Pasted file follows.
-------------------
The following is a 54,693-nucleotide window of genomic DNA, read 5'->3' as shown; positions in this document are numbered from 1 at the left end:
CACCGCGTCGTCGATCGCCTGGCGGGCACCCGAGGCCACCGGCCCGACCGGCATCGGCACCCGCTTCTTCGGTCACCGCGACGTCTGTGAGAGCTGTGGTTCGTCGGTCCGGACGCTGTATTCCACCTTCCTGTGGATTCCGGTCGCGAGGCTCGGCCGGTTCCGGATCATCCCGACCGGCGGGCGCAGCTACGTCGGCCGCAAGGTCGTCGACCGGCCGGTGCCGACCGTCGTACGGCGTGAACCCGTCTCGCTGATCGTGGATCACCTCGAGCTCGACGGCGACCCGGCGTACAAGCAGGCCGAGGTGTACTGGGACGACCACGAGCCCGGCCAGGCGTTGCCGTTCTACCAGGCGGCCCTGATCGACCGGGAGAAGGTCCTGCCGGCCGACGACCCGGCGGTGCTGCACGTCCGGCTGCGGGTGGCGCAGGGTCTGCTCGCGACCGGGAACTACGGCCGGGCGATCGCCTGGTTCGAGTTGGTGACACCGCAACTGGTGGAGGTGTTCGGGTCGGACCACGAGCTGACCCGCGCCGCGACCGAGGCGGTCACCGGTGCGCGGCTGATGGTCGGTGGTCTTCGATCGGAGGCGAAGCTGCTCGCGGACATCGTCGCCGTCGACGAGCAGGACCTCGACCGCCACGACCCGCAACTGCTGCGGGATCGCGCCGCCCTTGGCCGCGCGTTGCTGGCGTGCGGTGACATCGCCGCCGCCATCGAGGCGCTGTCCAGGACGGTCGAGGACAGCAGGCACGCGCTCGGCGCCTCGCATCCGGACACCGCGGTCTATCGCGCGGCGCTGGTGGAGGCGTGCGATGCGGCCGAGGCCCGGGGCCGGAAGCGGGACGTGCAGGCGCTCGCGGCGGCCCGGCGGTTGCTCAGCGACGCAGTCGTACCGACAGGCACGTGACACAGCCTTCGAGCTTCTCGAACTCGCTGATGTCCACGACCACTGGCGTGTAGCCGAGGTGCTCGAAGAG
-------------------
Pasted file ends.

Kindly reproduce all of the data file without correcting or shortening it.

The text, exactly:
The following is a 54,693-nucleotide window of genomic DNA, read 5'->3' as shown; positions in this document are numbered from 1 at the left end:
CACCGCGTCGTCGATCGCCTGGCGGGCACCCGAGGCCACCGGCCCGACCGGCATCGGCACCCGCTTCTTCGGTCACCGCGACGTCTGTGAGAGCTGTGGTTCGTCGGTCCGGACGCTGTATTCCACCTTCCTGTGGATTCCGGTCGCGAGGCTCGGCCGGTTCCGGATCATCCCGACCGGCGGGCGCAGCTACGTCGGCCGCAAGGTCGTCGACCGGCCGGTGCCGACCGTCGTACGGCGTGAACCCGTCTCGCTGATCGTGGATCACCTCGAGCTCGACGGCGACCCGGCGTACAAGCAGGCCGAGGTGTACTGGGACGACCACGAGCCCGGCCAGGCGTTGCCGTTCTACCAGGCGGCCCTGATCGACCGGGAGAAGGTCCTGCCGGCCGACGACCCGGCGGTGCTGCACGTCCGGCTGCGGGTGGCGCAGGGTCTGCTCGCGACCGGGAACTACGGCCGGGCGATCGCCTGGTTCGAGTTGGTGACACCGCAACTGGTGGAGGTGTTCGGGTCGGACCACGAGCTGACCCGCGCCGCGACCGAGGCGGTCACCGGTGCGCGGCTGATGGTCGGTGGTCTTCGATCGGAGGCGAAGCTGCTCGCGGACATCGTCGCCGTCGACGAGCAGGACCTCGACCGCCACGACCCGCAACTGCTGCGGGATCGCGCCGCCCTTGGCCGCGCGTTGCTGGCGTGCGGTGACATCGCCGCCGCCATCGAGGCGCTGTCCAGGACGGTCGAGGACAGCAGGCACGCGCTCGGCGCCTCGCATCCGGACACCGCGGTCTATCGCGCGGCGCTGGTGGAGGCGTGCGATGCGGCCGAGGCCCGGGGCCGGAAGCGGGACGTGCAGGCGCTCGCGGCGGCCCGGCGGTTGCTCAGCGACGCAGTCGTACCGACAGGCACGTGACACAGCCTTCGAGCTTCTCGAACTCGCTGATGTCCACGACCACTGGCGTGTAGCCGAGGTGCTCGAAGAG